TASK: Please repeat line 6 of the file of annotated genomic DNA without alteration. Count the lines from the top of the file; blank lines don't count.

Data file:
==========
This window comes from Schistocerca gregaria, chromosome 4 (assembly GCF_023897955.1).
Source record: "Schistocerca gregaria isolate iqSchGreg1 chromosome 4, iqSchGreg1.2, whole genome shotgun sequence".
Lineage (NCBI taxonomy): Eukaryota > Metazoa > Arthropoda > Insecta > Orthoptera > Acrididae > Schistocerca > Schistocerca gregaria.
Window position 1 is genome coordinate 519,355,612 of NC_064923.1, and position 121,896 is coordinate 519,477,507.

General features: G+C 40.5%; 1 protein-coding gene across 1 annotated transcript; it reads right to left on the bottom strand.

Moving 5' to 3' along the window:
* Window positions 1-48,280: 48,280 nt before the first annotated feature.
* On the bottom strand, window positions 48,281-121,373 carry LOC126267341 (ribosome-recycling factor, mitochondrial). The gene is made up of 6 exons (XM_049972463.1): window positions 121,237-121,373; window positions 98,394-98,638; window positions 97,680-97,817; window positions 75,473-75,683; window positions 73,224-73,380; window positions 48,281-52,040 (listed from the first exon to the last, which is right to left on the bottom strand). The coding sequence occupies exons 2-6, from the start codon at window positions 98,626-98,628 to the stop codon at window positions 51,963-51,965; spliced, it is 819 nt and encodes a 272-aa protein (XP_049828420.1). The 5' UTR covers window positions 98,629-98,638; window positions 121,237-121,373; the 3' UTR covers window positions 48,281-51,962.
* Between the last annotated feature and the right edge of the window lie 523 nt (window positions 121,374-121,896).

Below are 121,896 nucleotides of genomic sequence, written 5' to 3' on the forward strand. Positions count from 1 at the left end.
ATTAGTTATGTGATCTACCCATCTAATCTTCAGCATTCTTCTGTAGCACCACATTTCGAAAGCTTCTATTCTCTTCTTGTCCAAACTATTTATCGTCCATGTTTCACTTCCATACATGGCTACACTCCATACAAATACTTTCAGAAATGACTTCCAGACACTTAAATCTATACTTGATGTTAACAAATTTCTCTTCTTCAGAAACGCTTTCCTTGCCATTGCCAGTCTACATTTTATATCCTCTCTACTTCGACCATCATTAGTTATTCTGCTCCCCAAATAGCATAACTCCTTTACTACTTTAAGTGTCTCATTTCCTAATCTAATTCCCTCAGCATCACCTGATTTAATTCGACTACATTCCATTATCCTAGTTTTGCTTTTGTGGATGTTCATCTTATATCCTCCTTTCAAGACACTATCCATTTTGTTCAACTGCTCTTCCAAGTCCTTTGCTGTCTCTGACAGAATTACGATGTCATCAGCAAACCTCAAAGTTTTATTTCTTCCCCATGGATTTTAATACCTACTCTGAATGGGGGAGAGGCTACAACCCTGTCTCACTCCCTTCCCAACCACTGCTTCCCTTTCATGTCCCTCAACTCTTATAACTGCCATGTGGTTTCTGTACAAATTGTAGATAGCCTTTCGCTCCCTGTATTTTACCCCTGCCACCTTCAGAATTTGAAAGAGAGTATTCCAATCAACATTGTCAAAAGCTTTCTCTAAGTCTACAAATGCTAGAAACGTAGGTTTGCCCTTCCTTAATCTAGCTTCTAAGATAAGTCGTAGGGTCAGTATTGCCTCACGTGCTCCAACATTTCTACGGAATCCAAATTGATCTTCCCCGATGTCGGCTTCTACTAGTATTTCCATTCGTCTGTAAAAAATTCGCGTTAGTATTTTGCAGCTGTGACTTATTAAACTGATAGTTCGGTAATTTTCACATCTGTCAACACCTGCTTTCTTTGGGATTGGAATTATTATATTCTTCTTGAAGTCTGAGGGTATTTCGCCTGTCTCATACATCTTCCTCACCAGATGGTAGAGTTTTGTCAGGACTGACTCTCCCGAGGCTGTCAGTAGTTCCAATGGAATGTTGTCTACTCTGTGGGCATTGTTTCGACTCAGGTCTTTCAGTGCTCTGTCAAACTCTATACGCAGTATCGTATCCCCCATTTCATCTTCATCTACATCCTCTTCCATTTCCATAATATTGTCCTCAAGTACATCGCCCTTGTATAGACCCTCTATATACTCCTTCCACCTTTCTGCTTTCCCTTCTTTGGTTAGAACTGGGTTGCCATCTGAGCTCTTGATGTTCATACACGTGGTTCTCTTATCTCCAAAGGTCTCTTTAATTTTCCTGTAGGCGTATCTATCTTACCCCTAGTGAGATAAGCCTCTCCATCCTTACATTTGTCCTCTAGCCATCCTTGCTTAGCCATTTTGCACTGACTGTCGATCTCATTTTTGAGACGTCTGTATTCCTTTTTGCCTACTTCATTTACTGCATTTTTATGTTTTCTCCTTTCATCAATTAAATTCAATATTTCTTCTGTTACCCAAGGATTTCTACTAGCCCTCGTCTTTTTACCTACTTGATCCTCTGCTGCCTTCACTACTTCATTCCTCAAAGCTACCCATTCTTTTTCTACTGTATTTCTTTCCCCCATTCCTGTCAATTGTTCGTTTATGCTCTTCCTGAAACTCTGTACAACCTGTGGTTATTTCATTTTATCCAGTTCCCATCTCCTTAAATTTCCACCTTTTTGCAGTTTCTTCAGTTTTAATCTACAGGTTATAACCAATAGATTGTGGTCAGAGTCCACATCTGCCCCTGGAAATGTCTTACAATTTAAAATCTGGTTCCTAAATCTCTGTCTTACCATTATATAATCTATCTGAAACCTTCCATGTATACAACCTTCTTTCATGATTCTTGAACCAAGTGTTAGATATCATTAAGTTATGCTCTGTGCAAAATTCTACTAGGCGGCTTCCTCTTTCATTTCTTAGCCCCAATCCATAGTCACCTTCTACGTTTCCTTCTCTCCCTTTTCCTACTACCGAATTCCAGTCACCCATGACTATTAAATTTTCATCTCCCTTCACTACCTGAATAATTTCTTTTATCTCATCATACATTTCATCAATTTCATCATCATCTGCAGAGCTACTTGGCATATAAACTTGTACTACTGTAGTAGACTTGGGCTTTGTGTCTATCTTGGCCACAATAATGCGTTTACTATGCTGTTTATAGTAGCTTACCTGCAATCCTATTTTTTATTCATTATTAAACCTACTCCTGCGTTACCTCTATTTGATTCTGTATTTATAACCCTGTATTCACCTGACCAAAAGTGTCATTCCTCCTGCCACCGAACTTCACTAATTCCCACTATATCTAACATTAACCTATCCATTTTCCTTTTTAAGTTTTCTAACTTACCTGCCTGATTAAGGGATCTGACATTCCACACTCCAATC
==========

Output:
Moving 5' to 3' along the window: